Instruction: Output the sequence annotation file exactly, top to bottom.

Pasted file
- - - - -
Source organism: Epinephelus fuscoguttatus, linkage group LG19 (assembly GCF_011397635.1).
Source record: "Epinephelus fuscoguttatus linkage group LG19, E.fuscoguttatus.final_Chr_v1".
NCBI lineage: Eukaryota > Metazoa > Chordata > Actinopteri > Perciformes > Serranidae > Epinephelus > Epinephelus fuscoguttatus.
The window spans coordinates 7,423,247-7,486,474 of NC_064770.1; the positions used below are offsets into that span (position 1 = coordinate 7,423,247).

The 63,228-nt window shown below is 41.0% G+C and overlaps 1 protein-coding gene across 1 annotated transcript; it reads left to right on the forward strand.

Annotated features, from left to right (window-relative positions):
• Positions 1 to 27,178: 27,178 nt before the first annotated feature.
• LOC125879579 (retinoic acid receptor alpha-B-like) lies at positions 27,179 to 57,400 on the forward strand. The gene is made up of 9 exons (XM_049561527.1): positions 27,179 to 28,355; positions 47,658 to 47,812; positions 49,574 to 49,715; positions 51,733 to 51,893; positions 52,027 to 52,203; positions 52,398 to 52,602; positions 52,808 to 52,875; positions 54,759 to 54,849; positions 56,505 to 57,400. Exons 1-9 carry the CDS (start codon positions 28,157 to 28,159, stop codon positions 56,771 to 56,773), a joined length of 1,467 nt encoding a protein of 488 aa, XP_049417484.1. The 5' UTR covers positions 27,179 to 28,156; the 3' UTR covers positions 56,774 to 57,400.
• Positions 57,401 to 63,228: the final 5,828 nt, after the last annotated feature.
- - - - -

Source organism: Epinephelus fuscoguttatus, linkage group LG19 (assembly GCF_011397635.1).
Source record: "Epinephelus fuscoguttatus linkage group LG19, E.fuscoguttatus.final_Chr_v1".
NCBI lineage: Eukaryota > Metazoa > Chordata > Actinopteri > Perciformes > Serranidae > Epinephelus > Epinephelus fuscoguttatus.
The window spans coordinates 7,423,247-7,486,474 of NC_064770.1; the positions used below are offsets into that span (position 1 = coordinate 7,423,247).

The 63,228-nt window shown below is 41.0% G+C and overlaps 1 protein-coding gene across 1 annotated transcript; it reads left to right on the forward strand.

Annotated features, from left to right (window-relative positions):
• Positions 1 to 27,178: 27,178 nt before the first annotated feature.
• LOC125879579 (retinoic acid receptor alpha-B-like) lies at positions 27,179 to 57,400 on the forward strand. The gene is made up of 9 exons (XM_049561527.1): positions 27,179 to 28,355; positions 47,658 to 47,812; positions 49,574 to 49,715; positions 51,733 to 51,893; positions 52,027 to 52,203; positions 52,398 to 52,602; positions 52,808 to 52,875; positions 54,759 to 54,849; positions 56,505 to 57,400. Exons 1-9 carry the CDS (start codon positions 28,157 to 28,159, stop codon positions 56,771 to 56,773), a joined length of 1,467 nt encoding a protein of 488 aa, XP_049417484.1. The 5' UTR covers positions 27,179 to 28,156; the 3' UTR covers positions 56,774 to 57,400.
• Positions 57,401 to 63,228: the final 5,828 nt, after the last annotated feature.